Minsk is torn between repressions and attempts to revive a dialogue with the West
On May 2 an office of Radio Racja, a Belarusian and Polish radio, was searched and equipment was confiscated. On May 3, it was reported that a room that had previously been confirmed for the Belarusian NGO Assembly congress on May 5-6 was denied.
The escalation of oppressive measures against Belarusian journalists and NGO representatives continues following the brutal arrests of Chernobyl Way participants on April 26 in Minsk. Most likely Minsk has considered the decision by the EU Council of Foreign Ministers taken on April 23 not to expand sanctions against Belarus to be insufficient. Moreover, Belarus’ government responded negatively to the fact that Switzerland joined the sanctions on April 30.
Minsk has additional motivation to keep its tough domestic policy at a time when a political conflict between Brussels and Kiev concerning Yulia Tymoshenko is escalating, when 12 European presidents have boycotted the Yalta summit of Central and East European leaders on 11-12 May, and when a possible boycott of Ukrainian matches within the European Football Championship may occur. Thus the Belarusian regime is showing solidarity with Kiev from afar, which has resulted in the mutual lifting of restrictions in the meat and beer trade.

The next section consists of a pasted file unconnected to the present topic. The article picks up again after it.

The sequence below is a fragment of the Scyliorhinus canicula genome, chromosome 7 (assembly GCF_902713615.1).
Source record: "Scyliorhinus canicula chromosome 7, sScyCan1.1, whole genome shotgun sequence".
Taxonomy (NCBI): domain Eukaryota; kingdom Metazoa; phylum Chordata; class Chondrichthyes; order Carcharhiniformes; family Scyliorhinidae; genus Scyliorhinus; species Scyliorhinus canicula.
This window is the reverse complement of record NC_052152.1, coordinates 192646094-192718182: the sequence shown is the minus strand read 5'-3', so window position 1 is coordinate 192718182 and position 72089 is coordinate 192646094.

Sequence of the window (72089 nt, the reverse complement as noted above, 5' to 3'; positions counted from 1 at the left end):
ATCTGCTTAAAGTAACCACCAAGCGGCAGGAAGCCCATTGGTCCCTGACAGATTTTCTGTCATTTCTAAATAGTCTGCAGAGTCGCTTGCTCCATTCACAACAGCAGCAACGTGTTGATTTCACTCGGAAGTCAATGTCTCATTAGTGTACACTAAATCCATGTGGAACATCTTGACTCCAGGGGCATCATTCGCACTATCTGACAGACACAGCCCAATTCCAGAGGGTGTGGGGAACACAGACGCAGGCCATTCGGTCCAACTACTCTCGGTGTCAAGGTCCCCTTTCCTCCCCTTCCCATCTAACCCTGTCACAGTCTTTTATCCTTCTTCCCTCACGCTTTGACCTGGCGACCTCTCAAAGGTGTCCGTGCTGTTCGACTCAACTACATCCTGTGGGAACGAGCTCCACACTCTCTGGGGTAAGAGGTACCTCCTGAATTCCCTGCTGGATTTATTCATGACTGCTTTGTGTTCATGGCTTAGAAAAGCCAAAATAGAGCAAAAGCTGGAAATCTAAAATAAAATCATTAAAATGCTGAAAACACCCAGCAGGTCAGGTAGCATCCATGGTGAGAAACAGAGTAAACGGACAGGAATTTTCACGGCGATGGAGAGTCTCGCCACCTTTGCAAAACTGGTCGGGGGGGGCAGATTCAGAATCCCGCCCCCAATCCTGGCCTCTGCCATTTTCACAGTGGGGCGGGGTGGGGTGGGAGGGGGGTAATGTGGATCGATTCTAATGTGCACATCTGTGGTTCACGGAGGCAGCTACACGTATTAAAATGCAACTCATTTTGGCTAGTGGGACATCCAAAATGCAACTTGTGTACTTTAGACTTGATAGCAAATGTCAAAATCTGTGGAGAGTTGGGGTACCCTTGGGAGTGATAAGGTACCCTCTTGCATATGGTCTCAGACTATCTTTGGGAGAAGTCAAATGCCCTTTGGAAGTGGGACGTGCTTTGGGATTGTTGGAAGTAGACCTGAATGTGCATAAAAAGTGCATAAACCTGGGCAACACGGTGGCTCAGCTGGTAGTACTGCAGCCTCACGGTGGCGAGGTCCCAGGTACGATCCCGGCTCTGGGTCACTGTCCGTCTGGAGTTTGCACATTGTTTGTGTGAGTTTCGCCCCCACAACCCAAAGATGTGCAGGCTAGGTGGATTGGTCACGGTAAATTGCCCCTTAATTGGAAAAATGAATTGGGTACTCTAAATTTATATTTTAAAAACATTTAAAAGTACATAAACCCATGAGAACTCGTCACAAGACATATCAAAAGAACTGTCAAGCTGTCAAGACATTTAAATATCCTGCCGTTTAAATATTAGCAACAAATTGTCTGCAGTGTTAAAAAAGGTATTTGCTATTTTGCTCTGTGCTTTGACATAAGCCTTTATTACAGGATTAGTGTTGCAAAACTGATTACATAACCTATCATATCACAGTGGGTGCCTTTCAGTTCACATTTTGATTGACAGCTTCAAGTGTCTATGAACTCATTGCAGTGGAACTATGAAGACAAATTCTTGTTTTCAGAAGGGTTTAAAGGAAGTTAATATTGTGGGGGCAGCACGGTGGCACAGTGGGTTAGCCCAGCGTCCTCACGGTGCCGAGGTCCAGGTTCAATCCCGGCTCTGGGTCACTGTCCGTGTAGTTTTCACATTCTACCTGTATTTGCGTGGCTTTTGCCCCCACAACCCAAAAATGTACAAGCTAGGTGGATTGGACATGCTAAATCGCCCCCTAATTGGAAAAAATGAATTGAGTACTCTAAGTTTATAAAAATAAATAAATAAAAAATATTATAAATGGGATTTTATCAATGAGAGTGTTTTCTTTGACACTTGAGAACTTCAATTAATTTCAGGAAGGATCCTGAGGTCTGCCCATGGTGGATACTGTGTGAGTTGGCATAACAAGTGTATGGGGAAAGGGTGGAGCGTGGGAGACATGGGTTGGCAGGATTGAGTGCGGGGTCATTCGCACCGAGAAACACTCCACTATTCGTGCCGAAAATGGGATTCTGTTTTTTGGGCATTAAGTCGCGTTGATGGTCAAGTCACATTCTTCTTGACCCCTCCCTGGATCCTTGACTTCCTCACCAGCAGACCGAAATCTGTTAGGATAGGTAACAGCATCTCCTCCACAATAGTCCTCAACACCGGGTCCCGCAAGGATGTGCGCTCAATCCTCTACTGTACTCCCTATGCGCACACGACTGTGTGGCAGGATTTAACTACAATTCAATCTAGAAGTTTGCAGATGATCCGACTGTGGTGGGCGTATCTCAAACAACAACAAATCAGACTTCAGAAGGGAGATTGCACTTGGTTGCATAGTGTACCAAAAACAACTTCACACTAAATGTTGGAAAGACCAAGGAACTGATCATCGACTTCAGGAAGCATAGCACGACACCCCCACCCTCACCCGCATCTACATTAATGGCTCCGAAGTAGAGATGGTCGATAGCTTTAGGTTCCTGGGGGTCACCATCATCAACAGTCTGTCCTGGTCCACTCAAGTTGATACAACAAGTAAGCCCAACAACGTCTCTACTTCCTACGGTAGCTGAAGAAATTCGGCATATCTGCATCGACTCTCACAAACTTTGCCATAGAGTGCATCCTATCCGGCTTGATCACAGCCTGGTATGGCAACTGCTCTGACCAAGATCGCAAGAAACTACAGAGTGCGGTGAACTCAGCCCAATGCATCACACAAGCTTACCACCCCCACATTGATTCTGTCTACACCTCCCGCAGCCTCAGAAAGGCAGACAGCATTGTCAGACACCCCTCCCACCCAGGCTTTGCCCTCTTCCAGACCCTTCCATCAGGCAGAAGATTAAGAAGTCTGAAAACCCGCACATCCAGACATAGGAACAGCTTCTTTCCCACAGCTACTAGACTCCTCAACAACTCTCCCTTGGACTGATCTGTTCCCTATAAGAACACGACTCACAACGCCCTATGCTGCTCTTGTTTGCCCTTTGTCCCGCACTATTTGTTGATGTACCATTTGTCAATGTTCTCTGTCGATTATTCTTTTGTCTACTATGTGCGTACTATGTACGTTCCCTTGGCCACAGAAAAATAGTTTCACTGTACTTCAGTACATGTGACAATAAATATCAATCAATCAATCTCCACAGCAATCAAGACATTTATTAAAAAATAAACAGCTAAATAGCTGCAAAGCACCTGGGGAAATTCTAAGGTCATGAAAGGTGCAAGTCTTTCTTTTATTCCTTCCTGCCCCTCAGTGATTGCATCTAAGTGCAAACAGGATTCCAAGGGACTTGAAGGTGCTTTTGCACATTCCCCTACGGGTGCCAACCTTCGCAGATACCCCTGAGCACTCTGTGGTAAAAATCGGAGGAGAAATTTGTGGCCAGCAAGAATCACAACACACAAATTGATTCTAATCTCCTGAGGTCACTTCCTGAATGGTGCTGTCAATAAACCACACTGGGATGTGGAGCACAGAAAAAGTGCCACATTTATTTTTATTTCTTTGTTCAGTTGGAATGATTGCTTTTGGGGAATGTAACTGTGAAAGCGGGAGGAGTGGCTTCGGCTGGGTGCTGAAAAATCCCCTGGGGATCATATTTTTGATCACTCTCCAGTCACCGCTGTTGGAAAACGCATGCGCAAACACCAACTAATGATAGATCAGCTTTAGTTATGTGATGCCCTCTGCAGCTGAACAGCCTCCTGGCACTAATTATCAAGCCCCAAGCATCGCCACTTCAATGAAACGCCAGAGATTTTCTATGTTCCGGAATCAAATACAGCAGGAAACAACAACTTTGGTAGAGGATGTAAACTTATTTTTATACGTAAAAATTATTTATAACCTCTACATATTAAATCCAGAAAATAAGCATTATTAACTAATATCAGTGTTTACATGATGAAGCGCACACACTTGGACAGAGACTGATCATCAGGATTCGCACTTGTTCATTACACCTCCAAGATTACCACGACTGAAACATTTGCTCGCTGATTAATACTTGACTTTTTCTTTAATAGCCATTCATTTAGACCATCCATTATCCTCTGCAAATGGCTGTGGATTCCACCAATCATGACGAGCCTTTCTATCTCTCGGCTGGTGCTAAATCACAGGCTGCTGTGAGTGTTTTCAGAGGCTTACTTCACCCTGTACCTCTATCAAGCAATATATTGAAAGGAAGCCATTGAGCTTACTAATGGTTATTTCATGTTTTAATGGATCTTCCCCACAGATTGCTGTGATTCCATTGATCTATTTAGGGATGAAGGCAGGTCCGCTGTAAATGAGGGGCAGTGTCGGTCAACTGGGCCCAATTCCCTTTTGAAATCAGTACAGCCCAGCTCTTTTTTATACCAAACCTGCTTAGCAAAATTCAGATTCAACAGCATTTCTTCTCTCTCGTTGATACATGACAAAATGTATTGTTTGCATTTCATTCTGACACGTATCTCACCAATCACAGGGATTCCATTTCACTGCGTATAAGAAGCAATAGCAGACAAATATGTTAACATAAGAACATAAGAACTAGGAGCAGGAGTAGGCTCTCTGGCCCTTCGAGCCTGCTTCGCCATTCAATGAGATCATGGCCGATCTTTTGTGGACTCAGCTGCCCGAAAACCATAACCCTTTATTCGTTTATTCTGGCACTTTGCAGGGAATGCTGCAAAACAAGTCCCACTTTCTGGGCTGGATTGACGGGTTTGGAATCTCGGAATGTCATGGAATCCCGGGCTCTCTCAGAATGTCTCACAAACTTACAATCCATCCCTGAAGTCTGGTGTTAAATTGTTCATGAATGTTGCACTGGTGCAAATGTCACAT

At the same time, the Belarusian authorities continue to make attempts to revive a dialogue with Western Europe in the roundabout way suggested by the EU – with the intermediary of The Vatican.
On May 7-10 Archbishop Cyril Vasil, Secretary of the Congregation for the Oriental Churches, Vatican, will come to Minsk. This visit seems to be part of a plan launched personally by President Lukashenko in April.
During searches of social and "green" activists and anarchists, law enforcement has seized computers, mobile phones and publications. The authorities have also exerted additional pressure on supporters of unauthorized street protests and independent lawyers, who represented defendants in the White Legion case. The security services have stepped up the persecution of opponents before the street protests announced by the opposition. Apparently, the Belarusian authorities aspire that participants in street protests would reduce in number and that the low interest of the population to socio-political agenda before the local election campaign would retain.